The God of Hellfire and I were interviewed on Paranormal Central last night, and here’s the whole show! The hosts start talking about The Mammoth Mountain Poltergeist at about the 25:50 mark, and then a few minutes later they call us up and we start yapping. Please listen in, if you’d like! 🙂
My new book, a paranormal nonfiction account co-written with Tom Ross (the God of Hellfire himself) will be out soon! Here is the cover and blurb to whet the appetite…
“Our first instinct was just sheer disbelief. We were trying to tell ourselves that it couldn’t be real. It couldn’t be happening. But it was.”
In December of 1982, when Tom Ross was thirteen years old, he took a week’s vacation to Mammoth Lakes in California with his aunt, uncle, and cousin. Almost from the moment they arrived at their condo, they experienced a near-constant barrage of bizarre phenomena that escalated over their stay, and seemed to follow them after they left.
Items moved around by themselves, shades flew open when no one was near them, bloody tissues appeared out of nowhere, words appeared on windows in empty rooms, a blue haze seemed to hover near the ceiling, a door chain was broken from the inside by what appeared to be a clawed hand, and disembodied voices emerged from corners.
The family was simultaneously terrified and amazed. Thirty-two years later, the four witnesses decided to tell their story.
I have loved the horror genre for as long as I can remember, and I have been a skeptic of the supernatural for almost as long. But therein lies an interesting contradiction, for as regular readers of this blog will no doubt have gathered, I am most often frightened by horror films featuring supernatural elements, particularly ghosts, demons/the Devil, and witches, even though I emphatically do not believe that any of those things exist.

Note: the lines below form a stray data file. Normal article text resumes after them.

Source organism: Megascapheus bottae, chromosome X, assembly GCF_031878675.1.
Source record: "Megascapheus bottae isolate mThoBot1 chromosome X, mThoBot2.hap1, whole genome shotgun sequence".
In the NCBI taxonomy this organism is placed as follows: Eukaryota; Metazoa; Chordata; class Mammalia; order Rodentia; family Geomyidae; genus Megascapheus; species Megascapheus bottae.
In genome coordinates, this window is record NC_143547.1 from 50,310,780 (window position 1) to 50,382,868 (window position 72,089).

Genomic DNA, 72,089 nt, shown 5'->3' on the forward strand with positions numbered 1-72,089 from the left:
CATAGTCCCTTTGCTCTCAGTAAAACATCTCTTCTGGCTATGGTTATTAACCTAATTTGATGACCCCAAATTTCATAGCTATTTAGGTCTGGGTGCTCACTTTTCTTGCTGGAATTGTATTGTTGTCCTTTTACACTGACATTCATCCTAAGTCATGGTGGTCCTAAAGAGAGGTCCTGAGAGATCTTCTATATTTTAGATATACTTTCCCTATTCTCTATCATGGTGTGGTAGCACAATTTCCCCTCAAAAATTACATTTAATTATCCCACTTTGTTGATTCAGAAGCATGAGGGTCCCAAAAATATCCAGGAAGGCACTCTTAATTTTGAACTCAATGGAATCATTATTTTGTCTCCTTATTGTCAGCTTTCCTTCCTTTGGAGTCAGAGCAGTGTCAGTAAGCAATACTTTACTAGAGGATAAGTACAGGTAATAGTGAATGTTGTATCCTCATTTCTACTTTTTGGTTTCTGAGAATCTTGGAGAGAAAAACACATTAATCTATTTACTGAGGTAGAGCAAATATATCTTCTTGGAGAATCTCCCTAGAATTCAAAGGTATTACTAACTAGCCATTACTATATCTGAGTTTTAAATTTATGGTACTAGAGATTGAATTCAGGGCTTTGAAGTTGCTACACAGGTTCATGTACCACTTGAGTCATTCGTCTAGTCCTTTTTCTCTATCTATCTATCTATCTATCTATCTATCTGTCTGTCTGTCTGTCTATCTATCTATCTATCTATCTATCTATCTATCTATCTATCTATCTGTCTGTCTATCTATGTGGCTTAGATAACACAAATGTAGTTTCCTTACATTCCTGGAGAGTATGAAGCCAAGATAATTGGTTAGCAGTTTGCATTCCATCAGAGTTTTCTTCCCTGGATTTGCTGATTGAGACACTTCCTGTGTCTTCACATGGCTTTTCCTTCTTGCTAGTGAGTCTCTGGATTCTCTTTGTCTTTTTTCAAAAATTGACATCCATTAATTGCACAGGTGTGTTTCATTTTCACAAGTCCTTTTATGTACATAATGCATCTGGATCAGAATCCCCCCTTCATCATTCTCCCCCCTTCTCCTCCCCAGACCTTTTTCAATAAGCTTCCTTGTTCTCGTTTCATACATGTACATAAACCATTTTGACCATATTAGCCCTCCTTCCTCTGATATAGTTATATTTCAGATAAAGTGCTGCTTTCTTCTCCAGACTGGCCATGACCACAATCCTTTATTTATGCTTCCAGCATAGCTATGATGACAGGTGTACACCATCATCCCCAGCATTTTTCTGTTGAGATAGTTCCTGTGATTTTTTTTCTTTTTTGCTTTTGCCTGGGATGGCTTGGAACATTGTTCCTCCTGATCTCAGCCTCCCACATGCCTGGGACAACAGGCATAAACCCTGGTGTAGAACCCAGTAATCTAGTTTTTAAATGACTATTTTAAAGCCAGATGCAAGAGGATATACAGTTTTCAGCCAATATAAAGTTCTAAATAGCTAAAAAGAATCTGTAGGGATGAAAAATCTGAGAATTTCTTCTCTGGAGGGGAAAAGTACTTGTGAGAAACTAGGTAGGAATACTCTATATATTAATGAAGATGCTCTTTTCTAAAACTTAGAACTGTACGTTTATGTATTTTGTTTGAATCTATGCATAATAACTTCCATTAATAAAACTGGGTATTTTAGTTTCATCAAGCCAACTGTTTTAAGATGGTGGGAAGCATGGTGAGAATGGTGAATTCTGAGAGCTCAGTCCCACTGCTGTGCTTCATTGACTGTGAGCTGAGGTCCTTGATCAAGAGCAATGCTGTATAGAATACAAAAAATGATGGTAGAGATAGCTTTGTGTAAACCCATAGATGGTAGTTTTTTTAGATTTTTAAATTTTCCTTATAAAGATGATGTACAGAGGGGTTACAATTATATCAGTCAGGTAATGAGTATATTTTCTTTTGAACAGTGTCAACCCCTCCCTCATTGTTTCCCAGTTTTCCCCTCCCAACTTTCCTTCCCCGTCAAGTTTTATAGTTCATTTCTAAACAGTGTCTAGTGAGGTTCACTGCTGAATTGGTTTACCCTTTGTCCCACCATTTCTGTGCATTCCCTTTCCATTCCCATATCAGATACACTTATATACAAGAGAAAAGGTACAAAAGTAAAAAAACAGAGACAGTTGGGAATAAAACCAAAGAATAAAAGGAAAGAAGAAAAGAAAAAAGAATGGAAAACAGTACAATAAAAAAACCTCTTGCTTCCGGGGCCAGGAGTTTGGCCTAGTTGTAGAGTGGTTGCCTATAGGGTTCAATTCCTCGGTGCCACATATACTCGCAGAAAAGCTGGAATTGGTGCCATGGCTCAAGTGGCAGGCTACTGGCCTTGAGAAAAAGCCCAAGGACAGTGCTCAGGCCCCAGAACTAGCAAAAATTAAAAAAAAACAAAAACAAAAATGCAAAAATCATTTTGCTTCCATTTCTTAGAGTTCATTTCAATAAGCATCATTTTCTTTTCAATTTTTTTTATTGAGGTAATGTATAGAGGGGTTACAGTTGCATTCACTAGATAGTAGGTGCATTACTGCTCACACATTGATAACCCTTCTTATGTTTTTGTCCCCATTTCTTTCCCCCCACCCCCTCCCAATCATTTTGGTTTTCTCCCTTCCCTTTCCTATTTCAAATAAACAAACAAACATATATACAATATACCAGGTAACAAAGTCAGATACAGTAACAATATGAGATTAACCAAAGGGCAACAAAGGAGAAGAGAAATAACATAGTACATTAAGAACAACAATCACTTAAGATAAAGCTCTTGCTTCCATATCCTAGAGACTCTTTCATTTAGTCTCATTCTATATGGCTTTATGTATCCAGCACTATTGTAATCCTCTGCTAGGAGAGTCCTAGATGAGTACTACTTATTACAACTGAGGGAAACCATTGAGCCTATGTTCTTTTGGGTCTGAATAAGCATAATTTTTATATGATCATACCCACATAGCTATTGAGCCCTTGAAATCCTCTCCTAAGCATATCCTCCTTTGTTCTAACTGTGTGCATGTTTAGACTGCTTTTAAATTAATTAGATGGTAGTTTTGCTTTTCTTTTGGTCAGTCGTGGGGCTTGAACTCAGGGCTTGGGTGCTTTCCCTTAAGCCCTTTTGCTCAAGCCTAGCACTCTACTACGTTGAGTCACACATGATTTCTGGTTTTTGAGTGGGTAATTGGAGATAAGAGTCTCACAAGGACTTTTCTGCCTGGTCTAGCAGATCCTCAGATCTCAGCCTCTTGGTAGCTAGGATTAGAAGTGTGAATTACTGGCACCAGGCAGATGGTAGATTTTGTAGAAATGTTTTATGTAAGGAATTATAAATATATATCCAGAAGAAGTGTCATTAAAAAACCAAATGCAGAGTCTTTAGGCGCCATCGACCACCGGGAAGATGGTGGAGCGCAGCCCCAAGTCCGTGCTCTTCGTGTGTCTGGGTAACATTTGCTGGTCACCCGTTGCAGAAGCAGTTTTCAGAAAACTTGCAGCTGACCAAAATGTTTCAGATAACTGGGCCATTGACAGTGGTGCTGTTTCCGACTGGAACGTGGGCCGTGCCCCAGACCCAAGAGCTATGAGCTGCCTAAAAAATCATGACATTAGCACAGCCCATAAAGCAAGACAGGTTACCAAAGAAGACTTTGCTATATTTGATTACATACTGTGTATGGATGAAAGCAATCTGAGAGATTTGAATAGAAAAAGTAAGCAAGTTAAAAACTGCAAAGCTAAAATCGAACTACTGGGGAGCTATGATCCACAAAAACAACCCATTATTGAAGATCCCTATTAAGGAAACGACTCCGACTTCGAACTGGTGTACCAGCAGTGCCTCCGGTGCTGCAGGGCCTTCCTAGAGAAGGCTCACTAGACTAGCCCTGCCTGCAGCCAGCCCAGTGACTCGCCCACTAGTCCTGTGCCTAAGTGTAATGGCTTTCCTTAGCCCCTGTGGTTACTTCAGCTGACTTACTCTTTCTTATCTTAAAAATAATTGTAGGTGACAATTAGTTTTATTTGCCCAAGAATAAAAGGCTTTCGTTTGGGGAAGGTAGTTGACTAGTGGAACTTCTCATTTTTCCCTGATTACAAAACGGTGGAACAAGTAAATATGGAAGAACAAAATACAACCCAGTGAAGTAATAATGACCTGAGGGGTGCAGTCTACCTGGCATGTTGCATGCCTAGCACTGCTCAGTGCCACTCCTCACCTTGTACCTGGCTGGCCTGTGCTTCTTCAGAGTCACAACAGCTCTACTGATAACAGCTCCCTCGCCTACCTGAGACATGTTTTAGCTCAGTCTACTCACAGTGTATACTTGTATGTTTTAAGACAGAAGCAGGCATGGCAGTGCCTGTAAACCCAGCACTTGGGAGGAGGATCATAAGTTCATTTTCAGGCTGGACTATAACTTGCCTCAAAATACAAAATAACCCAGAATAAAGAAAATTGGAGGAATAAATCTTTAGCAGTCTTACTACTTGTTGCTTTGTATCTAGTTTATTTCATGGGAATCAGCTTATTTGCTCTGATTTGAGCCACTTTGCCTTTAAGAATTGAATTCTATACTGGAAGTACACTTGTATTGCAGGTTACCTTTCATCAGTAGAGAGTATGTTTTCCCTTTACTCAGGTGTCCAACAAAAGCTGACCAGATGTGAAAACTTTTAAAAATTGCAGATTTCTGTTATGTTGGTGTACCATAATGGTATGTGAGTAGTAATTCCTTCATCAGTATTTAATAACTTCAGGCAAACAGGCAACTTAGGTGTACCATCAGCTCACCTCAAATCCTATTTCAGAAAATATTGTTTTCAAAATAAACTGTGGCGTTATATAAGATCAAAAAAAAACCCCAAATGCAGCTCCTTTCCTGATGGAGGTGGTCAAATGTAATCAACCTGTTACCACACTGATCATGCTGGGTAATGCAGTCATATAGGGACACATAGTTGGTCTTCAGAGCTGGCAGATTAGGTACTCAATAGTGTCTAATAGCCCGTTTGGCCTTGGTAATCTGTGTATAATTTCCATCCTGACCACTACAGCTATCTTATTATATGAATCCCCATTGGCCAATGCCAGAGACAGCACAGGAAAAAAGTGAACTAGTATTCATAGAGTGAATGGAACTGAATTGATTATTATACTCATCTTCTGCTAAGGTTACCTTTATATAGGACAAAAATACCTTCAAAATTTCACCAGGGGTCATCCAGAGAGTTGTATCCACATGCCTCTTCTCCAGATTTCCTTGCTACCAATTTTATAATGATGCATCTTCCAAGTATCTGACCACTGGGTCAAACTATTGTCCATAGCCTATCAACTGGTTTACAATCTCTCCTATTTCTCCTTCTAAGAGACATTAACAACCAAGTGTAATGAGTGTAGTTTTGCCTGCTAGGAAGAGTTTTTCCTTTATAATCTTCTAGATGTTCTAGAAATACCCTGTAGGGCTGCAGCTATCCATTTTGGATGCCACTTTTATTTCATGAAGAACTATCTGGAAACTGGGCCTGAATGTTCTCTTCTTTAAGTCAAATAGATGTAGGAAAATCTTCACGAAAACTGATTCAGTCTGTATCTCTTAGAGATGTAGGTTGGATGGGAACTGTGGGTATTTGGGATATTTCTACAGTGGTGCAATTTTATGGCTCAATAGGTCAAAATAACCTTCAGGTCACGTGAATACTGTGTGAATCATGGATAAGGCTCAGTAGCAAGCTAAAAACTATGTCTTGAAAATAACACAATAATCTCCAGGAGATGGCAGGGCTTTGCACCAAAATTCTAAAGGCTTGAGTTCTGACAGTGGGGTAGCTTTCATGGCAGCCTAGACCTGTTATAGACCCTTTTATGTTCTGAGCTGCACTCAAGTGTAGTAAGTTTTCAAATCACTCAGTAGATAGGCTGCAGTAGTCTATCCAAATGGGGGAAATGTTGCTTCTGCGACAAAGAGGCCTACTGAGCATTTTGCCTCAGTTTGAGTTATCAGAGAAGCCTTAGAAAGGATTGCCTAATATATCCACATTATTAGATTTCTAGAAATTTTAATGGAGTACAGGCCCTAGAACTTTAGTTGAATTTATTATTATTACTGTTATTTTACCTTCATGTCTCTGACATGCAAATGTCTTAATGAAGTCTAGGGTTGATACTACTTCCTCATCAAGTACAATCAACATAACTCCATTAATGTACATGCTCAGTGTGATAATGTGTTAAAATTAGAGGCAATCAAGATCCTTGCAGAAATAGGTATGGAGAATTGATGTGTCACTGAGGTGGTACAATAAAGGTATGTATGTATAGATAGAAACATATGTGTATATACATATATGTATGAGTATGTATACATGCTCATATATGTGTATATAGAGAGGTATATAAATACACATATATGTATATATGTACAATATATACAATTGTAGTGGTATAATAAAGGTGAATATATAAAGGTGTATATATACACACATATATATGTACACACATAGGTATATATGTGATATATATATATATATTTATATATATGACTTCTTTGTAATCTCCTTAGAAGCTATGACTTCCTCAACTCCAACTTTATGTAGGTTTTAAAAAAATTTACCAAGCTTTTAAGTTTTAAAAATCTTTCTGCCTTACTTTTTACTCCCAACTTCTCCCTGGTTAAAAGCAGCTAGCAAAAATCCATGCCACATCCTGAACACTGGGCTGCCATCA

Why should this be? Logically, you would assume that people in general would be most terrified by a film that portrays something that could actually happen, or that they at least believe could actually happen. By this criteria, for example, movies like The Texas Chainsaw Massacre, Hostel, Wolf Creek, or The Last House on the Left, by virtue of being realistic, should be far scarier than anything that features a white-clad wraith drifting through the halls of a decaying Victorian mansion.
This is not so in my case, and I’m curious as to whether it’s true with other fans of horror. Please do not take this to mean that I’m not a fan of more realistic horrors, because I definitely am. I do not, however, find these movies particularly frightening, and I’ve always wondered why. Why should I be so disturbed by situations and images in film that I’m certain will never happen to me in real life? Is it because I have a greater handle on reality than I do on my own subconscious? Is it simply because I’m more terrified by the unknown than the known-but-horrible? I’d really like some insight into this conundrum, so here’s a poll that you may participate in if you’re so inclined:
Also, if you’d care to expound upon any theories as to why you feel the way you do about the horror movies that scare you the most, then please share them in the comments, because I really am curious and would like to get a discussion going.
And now, because I want to, I present a collage of my Top 20 Scariest Supernatural Movies, in no particular order. How many can you identify? Again, answer in the comments! Until next time, Goddess out.